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Since Snowden Leaks, NSA's FOIA Requests Are Up 1,000 Percent 47

Posted by samzenpus
from the checking-the-list dept.
v3rgEz writes "A veritable FOIA frenzy ensued in 2013 following a series of leaks about NSA surveillance programs, recently released documents show. From June 6 to September 4, the National Security Agency's FOIA load increased 1,054 percent over its 2012 intake. In that three-month span, the agency received 3,382 public records requests. For comparison, the NSA received just 293 requests over the same period in 2012. While a few have netted new details about NSA surveillance operations, such as a contract with French security firm VUPEN, the majority appear to have been rejected. MuckRock has a guide on filing with the NSA to maximize your chances of actually getting something back."
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Since Snowden Leaks, NSA's FOIA Requests Are Up 1,000 Percent

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  • by Anonymous Coward on Monday October 07, 2013 @05:08PM (#45063759)

    Yep, most transparent administration in history

    • Re: (Score:1, Interesting)

      by phrostie (121428)

      just wondering, but how many were by Bush?

    • by cheater512 (783349) <nick@nickstallman.net> on Monday October 07, 2013 @07:22PM (#45064717) Homepage

      Hey it is the most transparent administration in history!

      It just says more about previous administrations than anything else.

      • Hey it is the most transparent administration in history!

        It just says more about previous administrations than anything else.

        “Democracy is the worst form of government except for all those others that have been tried.”

        • Re:Churchill (Score:5, Informative)

          by s.petry (762400) on Monday October 07, 2013 @10:53PM (#45066183)

          The US is not a Democracy, it's a Democratic Republic. You may be aware of that and just took a common short cut and called it Democracy, but the difference is vast. Democracy is the rule of mob and a Republic is a rule of law. Both of these forms of Government, in addition to most others, were discussed 2,500 or so years ago by the same person that came up with the Republic named Socrates.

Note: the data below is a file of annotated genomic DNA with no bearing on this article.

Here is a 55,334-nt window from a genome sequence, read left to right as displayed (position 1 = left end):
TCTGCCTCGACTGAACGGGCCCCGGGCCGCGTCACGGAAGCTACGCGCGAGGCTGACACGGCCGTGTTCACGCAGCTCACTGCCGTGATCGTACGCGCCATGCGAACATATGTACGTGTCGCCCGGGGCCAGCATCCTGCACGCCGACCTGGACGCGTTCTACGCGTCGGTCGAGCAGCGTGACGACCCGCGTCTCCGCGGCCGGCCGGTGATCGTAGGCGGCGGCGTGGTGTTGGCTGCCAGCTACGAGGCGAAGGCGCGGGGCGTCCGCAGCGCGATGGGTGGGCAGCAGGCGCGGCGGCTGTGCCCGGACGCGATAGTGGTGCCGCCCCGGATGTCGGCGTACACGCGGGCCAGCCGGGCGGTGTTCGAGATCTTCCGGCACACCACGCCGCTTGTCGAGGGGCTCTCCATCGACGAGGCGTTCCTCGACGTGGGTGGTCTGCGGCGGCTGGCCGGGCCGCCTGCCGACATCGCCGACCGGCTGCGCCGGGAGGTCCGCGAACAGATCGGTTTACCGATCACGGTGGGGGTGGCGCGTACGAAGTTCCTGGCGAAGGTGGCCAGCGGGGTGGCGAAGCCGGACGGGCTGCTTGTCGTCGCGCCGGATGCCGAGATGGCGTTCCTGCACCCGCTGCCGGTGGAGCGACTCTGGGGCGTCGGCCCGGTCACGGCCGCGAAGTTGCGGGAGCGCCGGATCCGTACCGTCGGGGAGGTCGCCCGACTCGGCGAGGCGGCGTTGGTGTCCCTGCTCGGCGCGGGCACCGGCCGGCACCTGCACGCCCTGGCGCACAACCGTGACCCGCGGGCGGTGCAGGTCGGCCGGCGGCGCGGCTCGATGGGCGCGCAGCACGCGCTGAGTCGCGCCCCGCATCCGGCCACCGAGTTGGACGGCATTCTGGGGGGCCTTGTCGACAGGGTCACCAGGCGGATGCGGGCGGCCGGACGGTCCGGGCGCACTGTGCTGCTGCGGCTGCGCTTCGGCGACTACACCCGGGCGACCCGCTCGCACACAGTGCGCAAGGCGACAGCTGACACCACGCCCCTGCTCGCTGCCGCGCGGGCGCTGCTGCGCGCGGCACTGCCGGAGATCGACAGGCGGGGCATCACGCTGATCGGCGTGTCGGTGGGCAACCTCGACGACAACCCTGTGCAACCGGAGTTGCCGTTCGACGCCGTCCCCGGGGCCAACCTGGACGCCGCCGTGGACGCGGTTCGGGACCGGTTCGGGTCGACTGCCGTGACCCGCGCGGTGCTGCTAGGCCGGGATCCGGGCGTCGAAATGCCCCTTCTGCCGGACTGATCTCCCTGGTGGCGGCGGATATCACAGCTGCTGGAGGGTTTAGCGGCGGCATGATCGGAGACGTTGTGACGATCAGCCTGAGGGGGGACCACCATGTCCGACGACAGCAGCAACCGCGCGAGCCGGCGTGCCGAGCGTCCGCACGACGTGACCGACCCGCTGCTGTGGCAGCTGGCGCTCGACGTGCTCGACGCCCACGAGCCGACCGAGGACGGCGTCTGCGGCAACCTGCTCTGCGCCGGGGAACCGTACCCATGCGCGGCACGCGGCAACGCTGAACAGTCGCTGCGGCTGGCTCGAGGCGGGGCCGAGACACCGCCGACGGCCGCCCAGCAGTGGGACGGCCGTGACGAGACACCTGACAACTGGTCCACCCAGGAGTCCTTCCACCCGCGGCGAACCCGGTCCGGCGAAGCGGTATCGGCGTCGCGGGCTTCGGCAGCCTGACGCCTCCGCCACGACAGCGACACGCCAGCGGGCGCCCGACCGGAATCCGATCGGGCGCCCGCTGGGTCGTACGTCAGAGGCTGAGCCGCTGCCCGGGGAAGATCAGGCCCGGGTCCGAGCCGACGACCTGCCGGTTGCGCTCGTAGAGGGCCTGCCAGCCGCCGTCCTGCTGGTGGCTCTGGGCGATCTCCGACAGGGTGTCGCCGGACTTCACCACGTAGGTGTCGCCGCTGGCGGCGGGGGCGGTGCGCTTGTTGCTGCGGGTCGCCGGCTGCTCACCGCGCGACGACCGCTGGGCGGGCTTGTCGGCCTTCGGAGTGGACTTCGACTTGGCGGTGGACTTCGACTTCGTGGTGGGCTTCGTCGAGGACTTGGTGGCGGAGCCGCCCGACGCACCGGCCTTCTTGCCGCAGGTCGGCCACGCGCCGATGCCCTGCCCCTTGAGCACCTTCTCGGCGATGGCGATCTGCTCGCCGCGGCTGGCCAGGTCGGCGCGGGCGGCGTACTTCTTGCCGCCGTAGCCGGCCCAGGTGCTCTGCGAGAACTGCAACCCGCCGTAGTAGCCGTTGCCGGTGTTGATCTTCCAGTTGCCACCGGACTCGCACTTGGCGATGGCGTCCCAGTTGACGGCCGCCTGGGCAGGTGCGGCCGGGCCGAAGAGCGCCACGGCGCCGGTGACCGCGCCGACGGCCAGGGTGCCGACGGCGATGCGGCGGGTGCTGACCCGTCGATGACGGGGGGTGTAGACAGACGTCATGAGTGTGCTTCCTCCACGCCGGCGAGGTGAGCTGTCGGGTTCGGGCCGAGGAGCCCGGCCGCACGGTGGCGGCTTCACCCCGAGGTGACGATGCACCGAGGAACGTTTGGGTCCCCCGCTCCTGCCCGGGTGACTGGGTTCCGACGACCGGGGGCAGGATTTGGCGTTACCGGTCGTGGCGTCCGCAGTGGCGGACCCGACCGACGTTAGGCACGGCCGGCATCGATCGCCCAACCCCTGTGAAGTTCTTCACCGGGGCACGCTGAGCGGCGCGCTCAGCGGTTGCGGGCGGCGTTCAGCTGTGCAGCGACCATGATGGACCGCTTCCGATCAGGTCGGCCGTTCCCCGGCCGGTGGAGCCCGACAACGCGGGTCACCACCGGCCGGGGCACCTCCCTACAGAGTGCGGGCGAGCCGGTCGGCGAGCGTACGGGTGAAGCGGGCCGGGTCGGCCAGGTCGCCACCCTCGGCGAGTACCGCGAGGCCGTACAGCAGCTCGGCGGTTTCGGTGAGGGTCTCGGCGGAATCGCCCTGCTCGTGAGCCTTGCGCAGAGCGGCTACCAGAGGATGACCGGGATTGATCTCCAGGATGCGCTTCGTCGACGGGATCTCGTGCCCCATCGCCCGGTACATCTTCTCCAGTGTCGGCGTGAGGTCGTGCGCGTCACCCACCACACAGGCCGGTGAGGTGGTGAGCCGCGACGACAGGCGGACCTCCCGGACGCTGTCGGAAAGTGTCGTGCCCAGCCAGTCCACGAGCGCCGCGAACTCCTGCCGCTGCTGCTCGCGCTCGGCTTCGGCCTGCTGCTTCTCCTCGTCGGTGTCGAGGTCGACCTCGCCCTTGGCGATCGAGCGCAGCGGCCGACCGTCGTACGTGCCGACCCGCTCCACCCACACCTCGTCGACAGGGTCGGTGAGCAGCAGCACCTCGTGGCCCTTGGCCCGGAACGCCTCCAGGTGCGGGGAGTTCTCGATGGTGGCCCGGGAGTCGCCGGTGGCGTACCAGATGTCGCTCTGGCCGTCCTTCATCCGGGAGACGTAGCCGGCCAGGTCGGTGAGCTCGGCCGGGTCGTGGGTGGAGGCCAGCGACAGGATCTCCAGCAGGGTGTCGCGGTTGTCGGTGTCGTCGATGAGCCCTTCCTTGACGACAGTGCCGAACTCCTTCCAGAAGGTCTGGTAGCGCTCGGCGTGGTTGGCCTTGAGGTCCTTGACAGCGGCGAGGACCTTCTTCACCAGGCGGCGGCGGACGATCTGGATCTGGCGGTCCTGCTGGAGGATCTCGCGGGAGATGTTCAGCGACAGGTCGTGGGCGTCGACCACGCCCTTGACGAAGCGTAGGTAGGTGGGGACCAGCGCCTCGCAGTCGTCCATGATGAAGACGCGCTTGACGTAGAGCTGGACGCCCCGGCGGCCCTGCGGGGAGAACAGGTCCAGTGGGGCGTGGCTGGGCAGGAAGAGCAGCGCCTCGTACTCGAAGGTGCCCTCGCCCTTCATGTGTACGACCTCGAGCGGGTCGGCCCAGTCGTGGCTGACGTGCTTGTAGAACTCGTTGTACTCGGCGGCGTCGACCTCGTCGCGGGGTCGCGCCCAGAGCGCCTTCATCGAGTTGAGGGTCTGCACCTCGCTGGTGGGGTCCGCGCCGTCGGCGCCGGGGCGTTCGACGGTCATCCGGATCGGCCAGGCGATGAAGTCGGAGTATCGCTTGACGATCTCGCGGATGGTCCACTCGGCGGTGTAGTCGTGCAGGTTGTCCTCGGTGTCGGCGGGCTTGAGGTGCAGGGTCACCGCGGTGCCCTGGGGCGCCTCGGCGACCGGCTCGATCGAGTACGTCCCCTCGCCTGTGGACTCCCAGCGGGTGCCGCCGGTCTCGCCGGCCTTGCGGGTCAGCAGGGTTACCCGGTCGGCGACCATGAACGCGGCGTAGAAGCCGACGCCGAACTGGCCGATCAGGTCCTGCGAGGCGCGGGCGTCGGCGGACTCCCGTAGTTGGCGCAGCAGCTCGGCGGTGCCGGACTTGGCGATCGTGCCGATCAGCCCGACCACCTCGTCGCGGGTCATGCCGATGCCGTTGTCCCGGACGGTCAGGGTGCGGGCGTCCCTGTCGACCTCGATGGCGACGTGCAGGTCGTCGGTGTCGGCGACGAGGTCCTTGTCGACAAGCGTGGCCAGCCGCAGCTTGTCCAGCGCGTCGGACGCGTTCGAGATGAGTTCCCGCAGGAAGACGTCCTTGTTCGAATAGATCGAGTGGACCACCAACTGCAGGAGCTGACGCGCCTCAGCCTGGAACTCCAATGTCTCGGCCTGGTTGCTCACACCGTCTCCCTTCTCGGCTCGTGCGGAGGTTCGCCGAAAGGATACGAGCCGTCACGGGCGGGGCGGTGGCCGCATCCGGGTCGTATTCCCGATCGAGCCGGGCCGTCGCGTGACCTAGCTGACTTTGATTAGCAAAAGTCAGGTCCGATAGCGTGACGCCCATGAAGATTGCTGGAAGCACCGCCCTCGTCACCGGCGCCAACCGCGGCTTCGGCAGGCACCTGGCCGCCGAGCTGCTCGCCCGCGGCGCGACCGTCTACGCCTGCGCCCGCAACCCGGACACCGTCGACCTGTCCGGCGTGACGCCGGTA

If the original design of a Republic was followed, it would be superb. The problem is that it's difficult to keep human nature out of the equation. The original design required term limits, a strong education system, and no political class. The best Philosophers, as defined by Socrates, would be the only ones allowed to represent the citizens of the Republic.

          If you think the pains that the US Government has gone through to make people ignorant to Philosophy and Rhetoric are accidental, you are not even trying to look. People are not introduced to Philosophy until College and that's only if they choose to take the class. Most Universities will discourage the class and push students toward Humanities (Social Studies). Most US Citizens have never read "The Republic" and have no idea that this was the blueprint for their Government.

          • That was a quote from Sir Winston Churchill, and it still applies.

            • by s.petry (762400)

              To where? There are no plain democracies in the world, and never have been. Churchill may have been a fine motivator, but the quote and statement you made are both technically incorrect. If it was a small thing, I would just be pedantic. It's a huge thing however, and worth making sure people understand the difference.

          • The problem seems to be that the founders envisioned three independent bodies [legislative, executive, judicial] that can keep an eye on each other. But now, all three bodies are controlled by the same group.

            • by s.petry (762400)

              There was also a separation of powers between Federal, State, and Local levels which has been destroyed. It's kind of a chicken and egg scenario is to what came first, but they have both been happening for a very long time. Hence, our current shitty State of the Union.

    • by BadPirate (1572721)

      http://www.wcl.american.edu/lawandgov/cgs/about.cfm#scorecard [american.edu] -- Kind of a useless measurement if it's not comparative, but there is LOTS of data there, and most of it indicates that despite the fact that the NSA spying programs were "revealed" during Obama's administration (they existed for Bush too!) -- There are good signs that the government is taking steps towards better transparency as promised, and progress in this area has been ongoing, making the "most transparent" statement a true one, but leaving